Autistic Future
December 16th, 2016

Unsympathetic Plaintiffs

A fence stands in a field, just wires strung between posts. The wire doesn't look electrified and has no barbs. It would be easy to climb through the fence.

Ander­son Coop­er, the ADA, and Sym­pa­thiz­ing with Peo­ple who Cross the Line

Sym­pa­thy for peo­ple who break the law seems to have an almost uni­ver­sal­ly human allure. Most cul­tures have some sto­ries about rebels and out­laws, some (affil­i­ate link) Robin Hood fig­ure who cap­tures the pub­lic imag­i­na­tion. Amer­i­can his­to­ry and cul­ture offer some par­tic­u­lar­ly col­or­ful, com­pelling sto­ries of peo­ple who, for what­ev­er rea­son, just did­n’t stay on the right side of the law from activists like John Brown to more self­ish types like (affil­i­ate link) Bon­nie and Clyde. Sym­pa­thy for law-break­ers usu­al­ly comes up in the crim­i­nal con­text, where sto­ries are col­or­ful, and a big per­son­al­i­ty can real­ly leave an impres­sion, but it hap­pens in civ­il law, too. The out­laws we pity or admire, the peo­ple we like even though they broke the social con­tract in some fair­ly major way, tell us a lot about what we val­ue and what gar­ners sym­pa­thy in our cul­ture. Some­times, our love of out­laws is less about the per­son who broke the law and more about the iden­ti­ty of the vic­tim. If we’re some­times dis­posed to like rule-break­ers, we’re also not always con­cerned about the peo­ple who get hurt when some­one does­n’t fol­low rules that are in place for a reason.

Ander­son Coop­er’s expose on “dri­ve-by ADA suits” is strik­ing, then, for what it tells us about our cul­ture. Coop­er may have been try­ing to sug­gest that there is a prob­lem with peo­ple who have ignored their respon­si­bil­i­ty to com­ply with fed­er­al civ­il rights law for over 25 years get­ting sued, hav­ing to fix prob­lems with their busi­ness­es, and fac­ing the con­se­quences of their actions. We aren’t usu­al­ly sym­pa­thet­ic to peo­ple who ignore the law in ways that have real, pal­pa­ble con­se­quences and vic­tims for years on end. Peo­ple who run con­ve­nience stores don’t fit the mold of the com­pelling out­law. They’re hard­work­ing. They pay their tax­es and some­times cre­ate jobs. We might think of them as sol­id mem­bers of their com­mu­ni­ties, whole­some, decent. They aren’t excit­ing char­ac­ters like (affil­i­ate link) Bil­ly the Kid. They’re not the stuff of anti-author­i­tar­i­an legend.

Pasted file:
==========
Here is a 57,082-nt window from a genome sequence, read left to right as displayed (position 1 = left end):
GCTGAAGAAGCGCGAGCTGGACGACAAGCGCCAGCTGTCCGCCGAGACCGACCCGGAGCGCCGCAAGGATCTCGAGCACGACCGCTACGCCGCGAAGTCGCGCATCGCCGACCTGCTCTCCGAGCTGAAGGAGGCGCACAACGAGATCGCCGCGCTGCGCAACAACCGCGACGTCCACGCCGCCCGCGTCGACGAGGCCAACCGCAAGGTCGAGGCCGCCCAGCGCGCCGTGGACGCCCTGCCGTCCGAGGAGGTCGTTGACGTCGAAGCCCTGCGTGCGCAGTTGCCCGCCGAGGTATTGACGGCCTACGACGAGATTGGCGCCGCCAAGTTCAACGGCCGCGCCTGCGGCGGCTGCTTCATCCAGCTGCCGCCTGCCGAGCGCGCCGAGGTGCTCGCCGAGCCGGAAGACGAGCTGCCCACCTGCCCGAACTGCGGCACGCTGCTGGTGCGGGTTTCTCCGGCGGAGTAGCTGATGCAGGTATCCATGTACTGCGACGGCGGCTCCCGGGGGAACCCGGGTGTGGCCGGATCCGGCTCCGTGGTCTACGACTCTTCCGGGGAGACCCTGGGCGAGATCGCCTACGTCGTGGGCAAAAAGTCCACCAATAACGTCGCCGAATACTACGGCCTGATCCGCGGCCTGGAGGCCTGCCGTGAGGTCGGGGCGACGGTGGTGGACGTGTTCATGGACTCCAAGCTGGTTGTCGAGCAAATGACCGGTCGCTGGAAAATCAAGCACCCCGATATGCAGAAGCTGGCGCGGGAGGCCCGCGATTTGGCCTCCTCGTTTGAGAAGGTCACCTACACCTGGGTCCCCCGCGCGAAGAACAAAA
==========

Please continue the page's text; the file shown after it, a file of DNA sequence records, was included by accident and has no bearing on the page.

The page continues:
Why, then, do some peo­ple sym­pa­thize with them when they vio­late the ADA? It may have less to do with who they are than who they hurt. Peo­ple with dis­abil­i­ties still aren’t a pri­or­i­ty in our soci­ety, and indi­vid­u­als who ask, or espe­cial­ly demand, to be ful­ly includ­ed are still viewed with dis­taste. Just look at what some promi­nent fig­ures asso­ci­at­ed with the Trump admin­is­tra­tion have to say about dis­abled chil­dren who exer­cise their right to a free and appro­pri­ate pub­lic edu­ca­tion. In this envi­ron­ment, adults with dis­abil­i­ties break­ing with their tra­di­tion­al role as beg­gars and sup­pli­cants, enforc­ing their rights through the courts, and mak­ing mon­ey in the process is bound to make some peo­ple clutch their pearls in hor­ror. Peo­ple who are upset by the idea that dis­abled peo­ple might not ask nice­ly any­more, might nowa­days file suit and demand their rights instead of plead­ing for them, are prob­a­bly in for many more unpleas­ant shocks in years to come. The first dis­abled Amer­i­cans born after ADA are now adults with a healthy sense of enti­tle­ment to being able to engage with soci­ety. Expect to see more loud, mouthy, uppi­ty, liti­gious dis­abled peo­ple in years to come. The era of meek telethon kids is over.